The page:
In this section J. Michael Straczynski addresses issues that bobbed and weaved throughout Babylon 5's run including a citizen's responsibility to their government, why he believes that government should have no interest in religion, how the aftermath of war holds more possibility than war itself and how civility can be employed in political campaigns.

JMS recalls how the industry reacted to Babylon 5's novel-for-television structure, why he never considers himself an SF "superstar", the aspects of B5 that he is most proud of, what it's like to be the guy who created B5, how he reacts to others' interpretations of the show, the lessons he learned producing B5, his feelings on the set the last day of shooting, the truth behind the "cast turmoil" over the ending of the show, his reaction whenever SF shows are compared to Babylon 5 and what has to happen for there to ever be more Babylon 5 on the screen.

JMS discusses merchandising philosophy, the toys that did happen and those that didn't, why he wouldn't approve a B5 theme park in Las Vegas, the history and behind-the-scenes of the B5 comic and how it impacts the show's canon, all about the Babylon 5 novels, the DVDs, the Revell Starfury model, the history of the 14-volume limited edition script series – why he did it and what he hoped to accomplish.

In this section JMS talks about his goals for B5's music, how his musical tastes influenced B5, why Stewart Copeland scored the pilot but didn't score the series, how the composer times his score to picture, how he decides which music goes where, how JMS and Christopher Franke worked together, why he changed the theme each season, how Chris worked with an orchestra in another country and why JMS didn't change the music in the end credits at the start of season 3.

J. Michael Straczynski's interaction with fans in the online world is showcased in this section which focuses on the highs...and the lows of that ongoing conversation. With messages dating back to 1991, JMS addresses why he put himself in an Internet forum, his concerns about fans having too much information, his motivation for his exchanges with fandom, specifically how his online conversation with fans has been helpful to the writing process (and how it has not), the biggest benefit to his online presence, how he "waved" to the GEnie forums in the pilot, how he remained unaffected by what he read online, why fans couldn't post story ideas, what he really thinks of the online communities, his move to the moderated newsgroup, how he handles criticism, details of one of his worst experiences online and his thoughts at the 10 year mark of his online experiment.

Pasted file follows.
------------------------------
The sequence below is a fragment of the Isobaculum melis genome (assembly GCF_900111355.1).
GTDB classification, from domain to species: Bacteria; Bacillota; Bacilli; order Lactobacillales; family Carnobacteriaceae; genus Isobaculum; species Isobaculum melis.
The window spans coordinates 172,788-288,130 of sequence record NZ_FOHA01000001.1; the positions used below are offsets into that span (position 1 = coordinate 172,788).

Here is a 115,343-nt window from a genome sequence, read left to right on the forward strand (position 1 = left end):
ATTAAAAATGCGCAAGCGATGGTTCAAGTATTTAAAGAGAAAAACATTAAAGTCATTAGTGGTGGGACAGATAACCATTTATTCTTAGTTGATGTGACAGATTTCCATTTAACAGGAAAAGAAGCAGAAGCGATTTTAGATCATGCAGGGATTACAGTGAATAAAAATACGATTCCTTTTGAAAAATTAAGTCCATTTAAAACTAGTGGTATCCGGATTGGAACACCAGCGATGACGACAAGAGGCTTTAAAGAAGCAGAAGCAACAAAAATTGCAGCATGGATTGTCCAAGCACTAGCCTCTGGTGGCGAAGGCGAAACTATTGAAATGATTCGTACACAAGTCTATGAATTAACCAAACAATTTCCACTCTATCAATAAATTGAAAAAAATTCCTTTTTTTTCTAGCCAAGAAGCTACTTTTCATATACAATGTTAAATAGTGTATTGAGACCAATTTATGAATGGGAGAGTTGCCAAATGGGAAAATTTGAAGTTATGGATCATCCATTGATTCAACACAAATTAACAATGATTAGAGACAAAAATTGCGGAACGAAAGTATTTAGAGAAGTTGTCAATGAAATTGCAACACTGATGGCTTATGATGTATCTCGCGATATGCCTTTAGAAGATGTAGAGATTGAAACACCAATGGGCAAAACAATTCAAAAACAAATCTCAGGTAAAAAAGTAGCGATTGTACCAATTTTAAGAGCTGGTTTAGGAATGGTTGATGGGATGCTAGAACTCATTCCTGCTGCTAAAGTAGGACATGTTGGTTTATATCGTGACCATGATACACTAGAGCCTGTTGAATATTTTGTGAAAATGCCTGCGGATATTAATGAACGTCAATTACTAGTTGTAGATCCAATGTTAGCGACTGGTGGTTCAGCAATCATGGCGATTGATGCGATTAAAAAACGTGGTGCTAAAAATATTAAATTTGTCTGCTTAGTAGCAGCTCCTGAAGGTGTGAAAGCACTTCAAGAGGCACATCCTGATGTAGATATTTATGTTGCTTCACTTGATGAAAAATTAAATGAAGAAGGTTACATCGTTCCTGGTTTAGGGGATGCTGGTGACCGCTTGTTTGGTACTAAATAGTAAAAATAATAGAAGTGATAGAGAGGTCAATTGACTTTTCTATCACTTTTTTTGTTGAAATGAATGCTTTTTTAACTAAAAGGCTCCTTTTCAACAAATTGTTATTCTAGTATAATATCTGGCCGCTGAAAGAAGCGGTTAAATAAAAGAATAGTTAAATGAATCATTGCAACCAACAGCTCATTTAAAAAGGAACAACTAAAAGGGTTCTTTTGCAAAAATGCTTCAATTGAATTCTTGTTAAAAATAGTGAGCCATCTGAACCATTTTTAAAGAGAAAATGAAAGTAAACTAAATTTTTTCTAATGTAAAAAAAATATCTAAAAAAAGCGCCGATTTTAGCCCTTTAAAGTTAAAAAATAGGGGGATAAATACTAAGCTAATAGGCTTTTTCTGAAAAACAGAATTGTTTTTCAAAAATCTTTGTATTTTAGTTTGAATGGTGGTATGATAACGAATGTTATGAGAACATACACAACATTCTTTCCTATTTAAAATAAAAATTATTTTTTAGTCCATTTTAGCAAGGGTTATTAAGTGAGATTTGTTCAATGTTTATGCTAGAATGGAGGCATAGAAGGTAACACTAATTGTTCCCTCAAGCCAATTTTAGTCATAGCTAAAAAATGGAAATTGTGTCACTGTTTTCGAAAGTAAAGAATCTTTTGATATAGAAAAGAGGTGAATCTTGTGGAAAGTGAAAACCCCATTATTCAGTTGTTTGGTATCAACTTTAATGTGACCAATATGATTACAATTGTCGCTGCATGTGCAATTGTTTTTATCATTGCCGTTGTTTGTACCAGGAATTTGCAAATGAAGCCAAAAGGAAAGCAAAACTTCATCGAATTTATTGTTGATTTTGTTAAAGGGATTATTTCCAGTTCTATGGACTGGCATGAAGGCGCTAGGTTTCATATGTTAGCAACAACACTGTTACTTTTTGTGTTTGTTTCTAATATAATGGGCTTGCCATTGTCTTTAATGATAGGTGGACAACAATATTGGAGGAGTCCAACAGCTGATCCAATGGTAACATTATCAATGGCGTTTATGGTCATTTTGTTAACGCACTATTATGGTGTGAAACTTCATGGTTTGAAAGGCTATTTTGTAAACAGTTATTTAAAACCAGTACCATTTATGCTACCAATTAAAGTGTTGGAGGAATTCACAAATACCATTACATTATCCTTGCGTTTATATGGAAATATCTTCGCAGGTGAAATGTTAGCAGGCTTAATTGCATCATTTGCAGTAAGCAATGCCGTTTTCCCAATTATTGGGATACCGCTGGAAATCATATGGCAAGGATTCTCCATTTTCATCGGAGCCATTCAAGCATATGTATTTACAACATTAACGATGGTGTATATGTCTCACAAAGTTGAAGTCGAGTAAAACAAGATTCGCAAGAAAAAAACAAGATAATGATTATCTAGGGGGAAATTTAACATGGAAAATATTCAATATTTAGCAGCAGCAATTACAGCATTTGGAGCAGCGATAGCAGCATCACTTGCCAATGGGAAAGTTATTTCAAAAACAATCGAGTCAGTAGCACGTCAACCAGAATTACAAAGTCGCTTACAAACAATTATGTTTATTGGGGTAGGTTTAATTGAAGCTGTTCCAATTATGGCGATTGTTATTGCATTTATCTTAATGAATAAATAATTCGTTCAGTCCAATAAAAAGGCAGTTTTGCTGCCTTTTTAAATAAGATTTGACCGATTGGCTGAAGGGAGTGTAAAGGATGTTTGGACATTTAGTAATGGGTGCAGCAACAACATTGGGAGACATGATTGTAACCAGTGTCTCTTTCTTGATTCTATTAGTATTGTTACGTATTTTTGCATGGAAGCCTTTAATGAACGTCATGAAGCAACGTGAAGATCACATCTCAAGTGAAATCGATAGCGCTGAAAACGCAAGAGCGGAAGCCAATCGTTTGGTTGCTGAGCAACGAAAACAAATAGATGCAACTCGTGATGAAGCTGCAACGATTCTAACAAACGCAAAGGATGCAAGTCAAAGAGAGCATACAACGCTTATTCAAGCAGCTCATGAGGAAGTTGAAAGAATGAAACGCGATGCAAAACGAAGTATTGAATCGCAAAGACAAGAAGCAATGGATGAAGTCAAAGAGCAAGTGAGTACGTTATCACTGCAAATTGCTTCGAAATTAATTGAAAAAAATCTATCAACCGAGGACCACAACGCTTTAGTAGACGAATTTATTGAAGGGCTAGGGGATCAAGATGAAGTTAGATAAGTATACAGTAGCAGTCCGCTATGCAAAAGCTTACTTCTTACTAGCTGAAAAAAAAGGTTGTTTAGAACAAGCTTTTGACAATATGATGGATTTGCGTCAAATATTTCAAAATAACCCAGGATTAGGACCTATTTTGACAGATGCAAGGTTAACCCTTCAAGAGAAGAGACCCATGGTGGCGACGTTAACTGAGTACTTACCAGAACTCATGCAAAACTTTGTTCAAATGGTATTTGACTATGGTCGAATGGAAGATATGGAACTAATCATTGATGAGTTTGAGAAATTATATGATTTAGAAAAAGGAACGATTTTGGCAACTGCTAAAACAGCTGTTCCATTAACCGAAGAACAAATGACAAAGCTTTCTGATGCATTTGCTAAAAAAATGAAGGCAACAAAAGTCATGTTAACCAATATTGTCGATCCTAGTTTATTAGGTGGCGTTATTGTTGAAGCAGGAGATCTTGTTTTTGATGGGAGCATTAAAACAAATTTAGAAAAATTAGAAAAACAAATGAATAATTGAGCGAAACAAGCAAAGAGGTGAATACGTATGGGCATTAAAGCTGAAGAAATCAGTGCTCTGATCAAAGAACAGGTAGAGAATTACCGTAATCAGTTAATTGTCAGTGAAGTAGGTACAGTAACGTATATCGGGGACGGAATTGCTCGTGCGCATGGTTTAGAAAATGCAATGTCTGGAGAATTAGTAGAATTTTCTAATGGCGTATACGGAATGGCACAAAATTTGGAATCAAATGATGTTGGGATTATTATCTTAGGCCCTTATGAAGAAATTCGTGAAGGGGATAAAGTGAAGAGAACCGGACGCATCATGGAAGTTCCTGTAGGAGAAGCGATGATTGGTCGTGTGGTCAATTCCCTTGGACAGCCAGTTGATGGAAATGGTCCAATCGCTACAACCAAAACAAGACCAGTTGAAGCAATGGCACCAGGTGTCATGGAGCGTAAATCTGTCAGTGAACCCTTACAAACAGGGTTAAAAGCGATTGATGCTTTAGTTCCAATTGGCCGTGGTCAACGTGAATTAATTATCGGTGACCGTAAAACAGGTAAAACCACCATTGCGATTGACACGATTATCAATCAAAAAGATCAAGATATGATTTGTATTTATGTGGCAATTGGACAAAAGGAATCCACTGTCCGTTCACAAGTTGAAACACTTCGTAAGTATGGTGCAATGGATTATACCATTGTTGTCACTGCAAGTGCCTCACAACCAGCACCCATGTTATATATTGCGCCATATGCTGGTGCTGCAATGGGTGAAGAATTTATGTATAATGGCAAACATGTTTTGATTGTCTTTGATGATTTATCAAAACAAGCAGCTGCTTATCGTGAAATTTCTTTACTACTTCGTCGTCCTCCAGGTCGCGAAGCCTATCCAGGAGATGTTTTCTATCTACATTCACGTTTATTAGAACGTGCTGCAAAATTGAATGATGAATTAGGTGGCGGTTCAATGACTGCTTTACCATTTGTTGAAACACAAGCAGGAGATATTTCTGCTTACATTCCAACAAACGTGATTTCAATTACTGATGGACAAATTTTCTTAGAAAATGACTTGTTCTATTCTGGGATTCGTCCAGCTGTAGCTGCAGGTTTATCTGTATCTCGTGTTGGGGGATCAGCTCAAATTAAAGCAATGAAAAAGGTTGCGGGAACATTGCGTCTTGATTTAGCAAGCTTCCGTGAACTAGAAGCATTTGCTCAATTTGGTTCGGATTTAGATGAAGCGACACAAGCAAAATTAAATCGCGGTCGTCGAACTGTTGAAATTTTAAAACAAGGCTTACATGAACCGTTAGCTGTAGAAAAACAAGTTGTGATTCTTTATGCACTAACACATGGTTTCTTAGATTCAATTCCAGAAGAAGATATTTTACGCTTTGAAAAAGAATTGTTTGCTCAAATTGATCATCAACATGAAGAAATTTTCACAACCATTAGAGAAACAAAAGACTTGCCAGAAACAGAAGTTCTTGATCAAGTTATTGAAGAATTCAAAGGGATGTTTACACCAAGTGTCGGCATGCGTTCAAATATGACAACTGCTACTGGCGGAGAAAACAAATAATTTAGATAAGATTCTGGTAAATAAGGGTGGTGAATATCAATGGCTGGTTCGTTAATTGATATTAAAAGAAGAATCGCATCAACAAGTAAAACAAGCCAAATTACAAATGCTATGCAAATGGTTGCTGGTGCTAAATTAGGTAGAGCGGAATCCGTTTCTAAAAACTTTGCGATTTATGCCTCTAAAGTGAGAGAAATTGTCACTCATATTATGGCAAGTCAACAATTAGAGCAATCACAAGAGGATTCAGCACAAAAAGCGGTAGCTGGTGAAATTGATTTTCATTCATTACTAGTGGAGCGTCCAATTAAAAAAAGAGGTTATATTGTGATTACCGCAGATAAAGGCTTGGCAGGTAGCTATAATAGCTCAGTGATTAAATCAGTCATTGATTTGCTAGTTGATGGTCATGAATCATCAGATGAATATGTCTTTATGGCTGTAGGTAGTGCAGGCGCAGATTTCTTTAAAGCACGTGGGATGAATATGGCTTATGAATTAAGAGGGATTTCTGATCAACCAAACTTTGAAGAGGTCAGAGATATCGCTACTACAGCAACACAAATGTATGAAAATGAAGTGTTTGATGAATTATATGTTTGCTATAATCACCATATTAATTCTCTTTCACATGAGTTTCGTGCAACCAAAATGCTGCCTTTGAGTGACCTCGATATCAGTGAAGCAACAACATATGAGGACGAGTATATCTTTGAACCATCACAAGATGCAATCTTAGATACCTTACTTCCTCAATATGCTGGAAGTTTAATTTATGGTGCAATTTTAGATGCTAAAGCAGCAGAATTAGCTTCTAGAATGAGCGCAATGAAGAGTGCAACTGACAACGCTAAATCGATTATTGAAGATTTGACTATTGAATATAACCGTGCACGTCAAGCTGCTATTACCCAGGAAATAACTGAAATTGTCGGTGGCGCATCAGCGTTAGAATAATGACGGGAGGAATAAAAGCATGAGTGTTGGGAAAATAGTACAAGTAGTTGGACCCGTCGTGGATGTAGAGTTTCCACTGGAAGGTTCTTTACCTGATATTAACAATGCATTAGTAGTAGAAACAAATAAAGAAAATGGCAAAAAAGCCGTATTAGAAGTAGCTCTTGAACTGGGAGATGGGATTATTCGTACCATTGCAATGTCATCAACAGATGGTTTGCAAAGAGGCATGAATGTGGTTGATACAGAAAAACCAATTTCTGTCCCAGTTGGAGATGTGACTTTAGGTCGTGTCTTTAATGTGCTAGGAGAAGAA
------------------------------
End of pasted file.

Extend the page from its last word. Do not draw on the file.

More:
The "sound in space" issue is thoroughly explored along with how JMS tried to incorporate real physics into the show and details of the Starfury launch sequences, the science behind it and the difficulty of showing speed in space.

This section features on questions about Centauri Prime's moon, Earthdome, Epsilon 3, Proxima 2 and the much more popular Proxima 3, jumpgate ownership, why a jumpgate was built at Sigma 957, the rim and what really exists beyond it (the philosophical implications are staggering!).

Harlan Ellison's involvement kicks off this package of posts along with how much material was edited out of each episode, what JMS cut that he wishes he could put back, how the editing process works and how it impacts what the fans see, the varied shots used by directors to tell the story, how JMS learned not be upset by production glitches, what he would go back and rework if he could, how the B5 production model differs from most other shows, how he and the team handled revisions, step-by-step what happened from script to screen, how JMS got the most value from the budget, why there wasn't a bathroom scene in the pilot, what he would have done if he had had $1 million more per show, how the crew expressed their "feedback" to JMS and his policy for how opinions about the show were to be expressed and how directors maintained his vision for the show.